With a pre-trained model like this you don’t need to develop your own custom speech-recognition tools to manage voice control of a car. Once set up, it will allow your virtual assistant to recognise queries about common activities, like navigation or using a paired mobile phone, as well as controlling car features.

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There’s even support for a Cortana- or Alexa-like skills model, where additional functionality is added to a personal assistant as required. Perhaps you’re building an assistant for your business, so you’ll add new features and services as they roll out, as well as taking advantage of new channels as Microsoft adds support. A skills template makes it easier to create and share new features with your assistant’s users.

At Build 2019, Microsoft demonstrated what the next generation of conversational AI might be like, using a video of a possible version of its Cortana personal assistant. Instead of conversations that lacked context, dealing with one thing at a time, the concept video showed a user talking through their calendar, adding meetings, sending information to colleagues, adjusting schedules, all in one conversation.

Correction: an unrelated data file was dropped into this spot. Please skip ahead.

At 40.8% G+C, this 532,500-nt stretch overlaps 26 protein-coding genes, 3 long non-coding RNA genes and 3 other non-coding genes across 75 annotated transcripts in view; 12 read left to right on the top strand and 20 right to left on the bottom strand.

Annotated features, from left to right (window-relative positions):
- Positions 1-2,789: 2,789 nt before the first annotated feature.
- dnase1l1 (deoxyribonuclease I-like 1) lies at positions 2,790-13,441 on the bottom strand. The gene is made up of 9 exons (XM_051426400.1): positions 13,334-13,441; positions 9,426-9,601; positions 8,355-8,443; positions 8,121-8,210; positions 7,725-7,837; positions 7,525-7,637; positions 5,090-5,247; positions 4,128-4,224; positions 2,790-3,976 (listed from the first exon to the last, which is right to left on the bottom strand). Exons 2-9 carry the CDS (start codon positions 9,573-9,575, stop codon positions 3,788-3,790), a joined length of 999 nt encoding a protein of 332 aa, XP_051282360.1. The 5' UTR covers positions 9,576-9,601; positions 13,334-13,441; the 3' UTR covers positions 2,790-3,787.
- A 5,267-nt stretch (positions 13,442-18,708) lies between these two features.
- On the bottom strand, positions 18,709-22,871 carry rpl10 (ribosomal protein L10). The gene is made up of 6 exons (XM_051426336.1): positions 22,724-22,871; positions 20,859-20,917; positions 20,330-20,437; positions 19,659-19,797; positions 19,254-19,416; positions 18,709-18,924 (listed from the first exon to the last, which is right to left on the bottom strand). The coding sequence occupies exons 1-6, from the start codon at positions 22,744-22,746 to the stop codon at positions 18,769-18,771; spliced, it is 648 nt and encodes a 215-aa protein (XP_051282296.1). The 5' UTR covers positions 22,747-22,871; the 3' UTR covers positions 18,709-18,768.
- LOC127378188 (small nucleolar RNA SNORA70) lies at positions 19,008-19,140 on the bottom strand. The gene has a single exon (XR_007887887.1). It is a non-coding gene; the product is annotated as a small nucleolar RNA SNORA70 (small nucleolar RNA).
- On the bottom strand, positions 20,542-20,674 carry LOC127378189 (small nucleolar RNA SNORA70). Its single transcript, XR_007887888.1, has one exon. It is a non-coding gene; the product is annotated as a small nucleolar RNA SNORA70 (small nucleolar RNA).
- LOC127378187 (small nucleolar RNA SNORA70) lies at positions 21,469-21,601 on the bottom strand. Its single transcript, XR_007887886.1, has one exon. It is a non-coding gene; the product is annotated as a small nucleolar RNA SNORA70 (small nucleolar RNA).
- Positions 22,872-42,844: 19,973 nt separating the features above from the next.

The heart of this process was a deeper understanding of the context of the conversation, using elements of the Microsoft Graph to link content to people, building a model of relationships and tools that are then interpreted by the underlying machine-learning tools. Part of that is the work done by a recent Microsoft acquisition, Semantic Machines, who are specialists in conversational AI. What Microsoft demonstrated at Build was a look at how Semantic Machines’ work would enliven tools like Cortana, turning it from a relatively simple voice user interface into something a lot richer.

While some of the initial predictions of a glorious natural language interface future may have been overblown, that hasn’t stopped their development. By building on its cognitive service APIs and its Bot Framework, Microsoft is taking an evolutionary approach that customers are finding attractive. There’s no need to run before you can walk, and starting with basic question-and-answer bots gets users used to natural language interactions before you start rolling out more complex conversational virtual assistants.